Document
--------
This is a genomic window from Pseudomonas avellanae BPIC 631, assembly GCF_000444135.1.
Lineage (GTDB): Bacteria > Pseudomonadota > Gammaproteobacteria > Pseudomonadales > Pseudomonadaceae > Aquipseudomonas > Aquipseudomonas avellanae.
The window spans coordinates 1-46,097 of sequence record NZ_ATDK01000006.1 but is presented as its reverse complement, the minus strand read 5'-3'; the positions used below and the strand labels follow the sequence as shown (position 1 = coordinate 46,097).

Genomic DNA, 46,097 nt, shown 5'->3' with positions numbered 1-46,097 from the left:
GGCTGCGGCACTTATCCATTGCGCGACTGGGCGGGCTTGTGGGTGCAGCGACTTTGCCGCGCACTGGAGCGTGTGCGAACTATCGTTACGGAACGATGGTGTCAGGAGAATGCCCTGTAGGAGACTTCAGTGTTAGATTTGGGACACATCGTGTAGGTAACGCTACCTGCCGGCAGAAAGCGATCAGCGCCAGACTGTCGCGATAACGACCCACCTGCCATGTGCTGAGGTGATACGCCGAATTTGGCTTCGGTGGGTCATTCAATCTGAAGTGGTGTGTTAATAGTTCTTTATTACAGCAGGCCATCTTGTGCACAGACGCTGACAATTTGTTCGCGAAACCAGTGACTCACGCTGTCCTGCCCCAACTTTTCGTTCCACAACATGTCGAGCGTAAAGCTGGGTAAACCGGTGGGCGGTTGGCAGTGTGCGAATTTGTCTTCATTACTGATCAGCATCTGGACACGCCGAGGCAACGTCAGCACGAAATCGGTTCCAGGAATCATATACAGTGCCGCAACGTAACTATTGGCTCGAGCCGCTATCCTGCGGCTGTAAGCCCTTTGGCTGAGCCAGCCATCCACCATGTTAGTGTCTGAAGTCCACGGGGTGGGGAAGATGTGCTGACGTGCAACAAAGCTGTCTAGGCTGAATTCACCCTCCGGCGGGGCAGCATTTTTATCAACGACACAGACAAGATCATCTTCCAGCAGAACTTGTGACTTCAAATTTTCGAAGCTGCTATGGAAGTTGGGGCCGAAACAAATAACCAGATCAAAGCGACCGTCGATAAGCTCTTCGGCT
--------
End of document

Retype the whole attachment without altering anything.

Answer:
This is a genomic window from Pseudomonas avellanae BPIC 631, assembly GCF_000444135.1.
Lineage (GTDB): Bacteria > Pseudomonadota > Gammaproteobacteria > Pseudomonadales > Pseudomonadaceae > Aquipseudomonas > Aquipseudomonas avellanae.
The window spans coordinates 1-46,097 of sequence record NZ_ATDK01000006.1 but is presented as its reverse complement, the minus strand read 5'-3'; the positions used below and the strand labels follow the sequence as shown (position 1 = coordinate 46,097).

Genomic DNA, 46,097 nt, shown 5'->3' with positions numbered 1-46,097 from the left:
GGCTGCGGCACTTATCCATTGCGCGACTGGGCGGGCTTGTGGGTGCAGCGACTTTGCCGCGCACTGGAGCGTGTGCGAACTATCGTTACGGAACGATGGTGTCAGGAGAATGCCCTGTAGGAGACTTCAGTGTTAGATTTGGGACACATCGTGTAGGTAACGCTACCTGCCGGCAGAAAGCGATCAGCGCCAGACTGTCGCGATAACGACCCACCTGCCATGTGCTGAGGTGATACGCCGAATTTGGCTTCGGTGGGTCATTCAATCTGAAGTGGTGTGTTAATAGTTCTTTATTACAGCAGGCCATCTTGTGCACAGACGCTGACAATTTGTTCGCGAAACCAGTGACTCACGCTGTCCTGCCCCAACTTTTCGTTCCACAACATGTCGAGCGTAAAGCTGGGTAAACCGGTGGGCGGTTGGCAGTGTGCGAATTTGTCTTCATTACTGATCAGCATCTGGACACGCCGAGGCAACGTCAGCACGAAATCGGTTCCAGGAATCATATACAGTGCCGCAACGTAACTATTGGCTCGAGCCGCTATCCTGCGGCTGTAAGCCCTTTGGCTGAGCCAGCCATCCACCATGTTAGTGTCTGAAGTCCACGGGGTGGGGAAGATGTGCTGACGTGCAACAAAGCTGTCTAGGCTGAATTCACCCTCCGGCGGGGCAGCATTTTTATCAACGACACAGACAAGATCATCTTCCAGCAGAACTTGTGACTTCAAATTTTCGAAGCTGCTATGGAAGTTGGGGCCGAAACAAATAACCAGATCAAAGCGACCGTCGATAAGCTCTTCGGCT